GetJar is raising $11 million in a second round of funding from Accel Partners as it continues to expand its mobile app store.
The company doesn’t have a lot of brand recognition. But it operates the second-largest mobile app store, behind Apple’s App Store. It has surpassed 1 billion in downloads. For perspective, Apple has had more than 5 billion downloads. But GetJar’s app store works across hundreds of cell phones.
GetJar was founded in Vilnius, Lithuania, in 2004 by CEO Ilja Laurs (at left in photo, with Accel Partners’ Rich Wong). The company promotes its app store as an open platform that caters to a number of smartphones, including those based on the Android, BlackBerry or Symbian operating systems. In the past year, GetJar has tripled its number of employees, quadrupled its downloads per month, signed partnerships with Sprint and others and maintained profitability.
Accel Partners funded GetJar’s $6 million Series A in 2007. Now, Accel is the sole participant in this next round. “We doubled down in this Series B due to GetJar’s momentum as the leading open platform in the mobile apps space,” said Wong. “Mobile app developers need to get discovered, build a marketing channel for mobile users, and scale to massive user bases.”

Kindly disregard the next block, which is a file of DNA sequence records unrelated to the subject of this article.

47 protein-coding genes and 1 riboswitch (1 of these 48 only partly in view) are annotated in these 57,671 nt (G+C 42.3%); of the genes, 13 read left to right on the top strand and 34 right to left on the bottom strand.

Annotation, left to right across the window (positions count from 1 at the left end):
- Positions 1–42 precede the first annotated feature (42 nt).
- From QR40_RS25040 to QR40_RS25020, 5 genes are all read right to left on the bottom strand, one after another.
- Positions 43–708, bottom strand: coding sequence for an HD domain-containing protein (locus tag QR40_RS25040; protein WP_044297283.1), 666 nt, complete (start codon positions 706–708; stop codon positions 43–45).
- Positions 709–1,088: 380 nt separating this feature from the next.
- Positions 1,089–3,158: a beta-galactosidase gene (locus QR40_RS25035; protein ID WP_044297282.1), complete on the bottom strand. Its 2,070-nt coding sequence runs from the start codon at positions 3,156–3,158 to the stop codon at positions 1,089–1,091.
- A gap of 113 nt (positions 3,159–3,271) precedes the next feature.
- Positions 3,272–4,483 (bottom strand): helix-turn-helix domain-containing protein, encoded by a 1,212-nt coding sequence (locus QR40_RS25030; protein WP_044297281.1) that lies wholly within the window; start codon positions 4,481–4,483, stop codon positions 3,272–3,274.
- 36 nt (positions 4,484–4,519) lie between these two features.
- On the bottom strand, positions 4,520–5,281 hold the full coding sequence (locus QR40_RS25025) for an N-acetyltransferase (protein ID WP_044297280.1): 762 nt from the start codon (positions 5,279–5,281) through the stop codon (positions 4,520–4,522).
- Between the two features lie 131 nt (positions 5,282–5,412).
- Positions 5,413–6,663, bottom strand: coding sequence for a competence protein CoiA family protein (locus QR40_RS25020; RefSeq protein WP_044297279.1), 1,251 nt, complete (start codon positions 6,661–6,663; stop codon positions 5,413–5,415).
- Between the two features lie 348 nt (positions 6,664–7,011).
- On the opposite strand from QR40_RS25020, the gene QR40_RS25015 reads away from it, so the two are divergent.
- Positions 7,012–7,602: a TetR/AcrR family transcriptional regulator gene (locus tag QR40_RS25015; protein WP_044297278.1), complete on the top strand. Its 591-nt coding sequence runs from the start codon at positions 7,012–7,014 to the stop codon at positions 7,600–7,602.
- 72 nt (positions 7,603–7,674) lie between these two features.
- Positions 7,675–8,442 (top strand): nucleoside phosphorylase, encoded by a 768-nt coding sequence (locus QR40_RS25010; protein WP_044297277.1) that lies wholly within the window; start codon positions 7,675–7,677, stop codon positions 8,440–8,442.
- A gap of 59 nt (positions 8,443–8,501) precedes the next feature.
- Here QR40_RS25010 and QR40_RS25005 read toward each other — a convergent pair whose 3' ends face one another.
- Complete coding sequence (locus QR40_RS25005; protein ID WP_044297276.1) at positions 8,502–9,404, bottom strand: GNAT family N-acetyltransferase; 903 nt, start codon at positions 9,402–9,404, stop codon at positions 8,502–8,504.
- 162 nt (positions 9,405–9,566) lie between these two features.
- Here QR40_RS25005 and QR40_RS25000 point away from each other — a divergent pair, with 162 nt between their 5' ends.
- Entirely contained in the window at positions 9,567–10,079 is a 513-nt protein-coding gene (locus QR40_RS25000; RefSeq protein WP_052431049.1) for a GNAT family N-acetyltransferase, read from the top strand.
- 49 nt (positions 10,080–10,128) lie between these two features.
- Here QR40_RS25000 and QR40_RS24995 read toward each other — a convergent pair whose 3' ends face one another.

Laurs said the new funding would be instrumental in getting the company to the next level in its global expansion. If GetJar can hold its position, good things will happen. Juniper research forecasts that the global app market will be worth $30 billion by 2015. Right now, GetJar has more than 65,000 apps and customers in 200 countries.
Don’t miss MobileBeat 2010, VentureBeat’s conference on the future of mobile. The theme: “The year of the superphone and who will profit.” Now expanded to two days, MobileBeat 2010 will take place on July 12-13 at The Palace Hotel in San Francisco. Register now. Tickets are going quickly. For complete conference details, or to apply for the MobileBeat Startup Competition, click here.
The audio problem: Learn how new cloud-based API solutions are solving imperfect, frustrating audio in video conferences. Access here